This post is not just another take on the never-ending “generalists vs. specialists” debate. We’ll be looking at one specific area – web development. We won’t be talking about mobile apps, machine learning, game development, and whatever else is on the horizon; this post is about web development only. So let’s start with a brief history of how it evolved in the last two decades.
2010-s: The rise of frontend frameworks
The major shift happened somewhere in the 2010-s when frontend frameworks emerged. A remarkable demonstration of what they made possible is Trello, a popular issue tracker released in 2011. It was built on the Backbone.js framework, which was cutting-edge technology at the time. Since Trello used the Single Page Application (SPA) architecture, it didn’t require a full page reload to interact with the server. And it felt fast! Trello was very popular, thanks to its good design and a generous free plan, so many people tried it and are still using it.
Trello wasn’t the very first SPA, of course. Another famous example is GMail which was introduced in 2004. However, Trello was built on a frontend framework, and frontend frameworks promised to do a significant amount of heavy lifting for you. It was around early 2010-s when frontend frameworks really started to take off: Backbone and Angular.js were released in 2010, Ember.js in 2011, React.js in 2013, and so on.
I’m not sure if it was pure coincidence or a result of Trello’s popularity, but at that time TODO list had become a canonical example, showcasing the capabilities of JS frameworks.
Simultaneously in the 2010-s there was an explosive growth of APIs:
Source: Programmable Web
Many organizations realized that building APIs could be a way to save development efforts and move faster. The same API can be behind a web application and a mobile app, and when needed, it can be exposed outside and used by external integrations. Widespread adoption of the REST API concept has further boosted the API development.
And so, some developers started to specialize in this area and call themselves frontend developers. It seemed reasonable because the industry was moving rapidly. All that additional complexity required additional time to study, and developers were always in demand. Many “traditional” web developers converted to backend developers and were glad they wouldn’t have to deal with that ever-changing frontend mess.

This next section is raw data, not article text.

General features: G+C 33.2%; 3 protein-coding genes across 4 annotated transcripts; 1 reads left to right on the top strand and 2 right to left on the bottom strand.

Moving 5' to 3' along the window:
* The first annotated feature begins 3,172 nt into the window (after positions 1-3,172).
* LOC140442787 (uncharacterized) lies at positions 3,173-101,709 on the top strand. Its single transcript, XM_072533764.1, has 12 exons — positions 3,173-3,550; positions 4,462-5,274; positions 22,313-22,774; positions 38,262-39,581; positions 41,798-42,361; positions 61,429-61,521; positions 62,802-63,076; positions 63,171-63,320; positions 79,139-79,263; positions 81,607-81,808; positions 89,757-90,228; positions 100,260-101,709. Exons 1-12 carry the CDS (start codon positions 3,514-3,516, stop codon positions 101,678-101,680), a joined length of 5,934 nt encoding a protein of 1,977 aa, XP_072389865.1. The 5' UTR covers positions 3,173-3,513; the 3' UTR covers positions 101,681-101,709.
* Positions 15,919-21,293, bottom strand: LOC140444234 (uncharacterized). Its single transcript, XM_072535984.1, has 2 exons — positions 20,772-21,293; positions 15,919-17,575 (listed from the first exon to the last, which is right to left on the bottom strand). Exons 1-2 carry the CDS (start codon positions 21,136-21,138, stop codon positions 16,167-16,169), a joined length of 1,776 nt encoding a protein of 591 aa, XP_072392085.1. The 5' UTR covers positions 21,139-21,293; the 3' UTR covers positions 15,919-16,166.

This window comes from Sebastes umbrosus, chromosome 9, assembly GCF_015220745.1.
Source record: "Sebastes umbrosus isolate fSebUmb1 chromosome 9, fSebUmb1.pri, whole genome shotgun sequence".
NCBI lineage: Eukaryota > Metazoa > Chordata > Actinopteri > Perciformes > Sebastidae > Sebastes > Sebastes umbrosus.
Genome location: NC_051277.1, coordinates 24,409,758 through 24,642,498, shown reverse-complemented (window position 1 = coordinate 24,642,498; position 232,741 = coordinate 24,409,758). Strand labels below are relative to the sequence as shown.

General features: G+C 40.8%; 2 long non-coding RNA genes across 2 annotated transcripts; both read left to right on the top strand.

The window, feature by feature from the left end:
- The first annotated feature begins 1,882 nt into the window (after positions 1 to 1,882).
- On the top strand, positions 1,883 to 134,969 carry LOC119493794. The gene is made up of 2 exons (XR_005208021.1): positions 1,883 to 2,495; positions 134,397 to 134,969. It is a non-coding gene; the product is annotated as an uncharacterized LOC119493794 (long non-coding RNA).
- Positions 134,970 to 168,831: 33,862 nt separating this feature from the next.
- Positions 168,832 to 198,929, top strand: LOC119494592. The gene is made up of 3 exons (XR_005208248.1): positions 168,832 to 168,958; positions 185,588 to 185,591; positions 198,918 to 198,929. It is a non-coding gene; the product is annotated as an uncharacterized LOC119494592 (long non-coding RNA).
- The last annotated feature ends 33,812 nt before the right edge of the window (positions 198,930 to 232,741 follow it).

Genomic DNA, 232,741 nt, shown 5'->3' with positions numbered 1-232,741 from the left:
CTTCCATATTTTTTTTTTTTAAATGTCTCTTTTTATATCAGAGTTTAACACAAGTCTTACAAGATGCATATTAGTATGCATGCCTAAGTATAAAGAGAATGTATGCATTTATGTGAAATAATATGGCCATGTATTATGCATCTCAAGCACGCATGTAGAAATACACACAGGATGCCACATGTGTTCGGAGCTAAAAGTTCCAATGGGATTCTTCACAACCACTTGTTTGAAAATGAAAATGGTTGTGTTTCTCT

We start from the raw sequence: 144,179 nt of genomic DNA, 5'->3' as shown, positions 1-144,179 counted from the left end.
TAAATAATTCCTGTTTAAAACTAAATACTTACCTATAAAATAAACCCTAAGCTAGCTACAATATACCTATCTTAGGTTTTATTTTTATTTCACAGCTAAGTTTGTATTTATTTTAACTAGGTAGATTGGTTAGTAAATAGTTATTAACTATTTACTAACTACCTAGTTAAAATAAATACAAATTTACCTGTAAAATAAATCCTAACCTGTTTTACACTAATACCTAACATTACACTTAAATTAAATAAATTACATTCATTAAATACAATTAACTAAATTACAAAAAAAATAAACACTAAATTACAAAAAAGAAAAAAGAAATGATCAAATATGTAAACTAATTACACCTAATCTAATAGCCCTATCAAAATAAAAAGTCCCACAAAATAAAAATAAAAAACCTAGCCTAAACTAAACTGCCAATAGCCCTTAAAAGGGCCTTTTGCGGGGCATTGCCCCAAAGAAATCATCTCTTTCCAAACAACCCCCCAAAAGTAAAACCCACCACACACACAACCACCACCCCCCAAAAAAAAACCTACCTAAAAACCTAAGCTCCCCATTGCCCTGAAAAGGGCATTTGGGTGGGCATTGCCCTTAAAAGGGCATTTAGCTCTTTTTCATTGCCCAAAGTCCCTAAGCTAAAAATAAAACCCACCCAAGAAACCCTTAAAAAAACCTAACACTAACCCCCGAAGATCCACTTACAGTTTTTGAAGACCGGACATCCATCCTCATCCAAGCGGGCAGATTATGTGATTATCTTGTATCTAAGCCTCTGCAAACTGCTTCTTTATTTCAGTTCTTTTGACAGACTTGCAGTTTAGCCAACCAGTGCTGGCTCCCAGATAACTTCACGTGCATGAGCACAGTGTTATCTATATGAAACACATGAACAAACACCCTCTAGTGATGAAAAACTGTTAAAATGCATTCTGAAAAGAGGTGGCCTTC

APIs became a natural separation of responsibility between the backend and frontend. Backend developers would build an API, and frontend developers would build a web application on top of it.
The separation of backend and frontend roles provides two major benefits:
Hiring becomes easier. Since the scope of required knowledge for each role has been reduced, it would take less time to become a qualified developer. Besides, such a separation allows people to choose an area they like more. Some folks enjoy working with interfaces, and others prefer the backend world with databases and algorithms.
It allows deeper specialization. Again, because of the more reduced scope, people would become experts in their areas faster.
Some people would argue that there are additional benefits of faster and/or better quality development due to higher specialization, but it’s not always the case. It could be true for some projects and false for others due to the reasons outlined in the next section.
What problems do full-stack developers solve
Not everyone has hopped on that backend-frontend separation train, though. Simultaneously with frontend developers, a competing role emerged – full-stack developers. They were specifically required to work with both the backend and frontend, like in the good old days, but with modern technologies. Facebook is a notorious example – there was a time when they proudly stated that they hired full-stack developers only. You can also find full-stack positions in Google, Netflix, and many other reputable organizations.
Why hasn't everyone embraced that frontend-backend role separation? Well, because it isn’t free. Besides the benefits mentioned above, there are some issues, most notably:
Extra dependencies to manage. Backend and frontend separation has introduced a dependency. Frontend developers rely on an API but cannot build it themselves. As a result, they need to talk to backend developers first, agree on the API design, and then wait until backend developers implement it. If they don’t have other tasks to work on while waiting, they can build an API mock, work with it in the meantime, and then replace it with a real API. If later they discover that something is missing in the API or it doesn’t work as expected, they need to talk to backend developers again and then wait for an update or fix.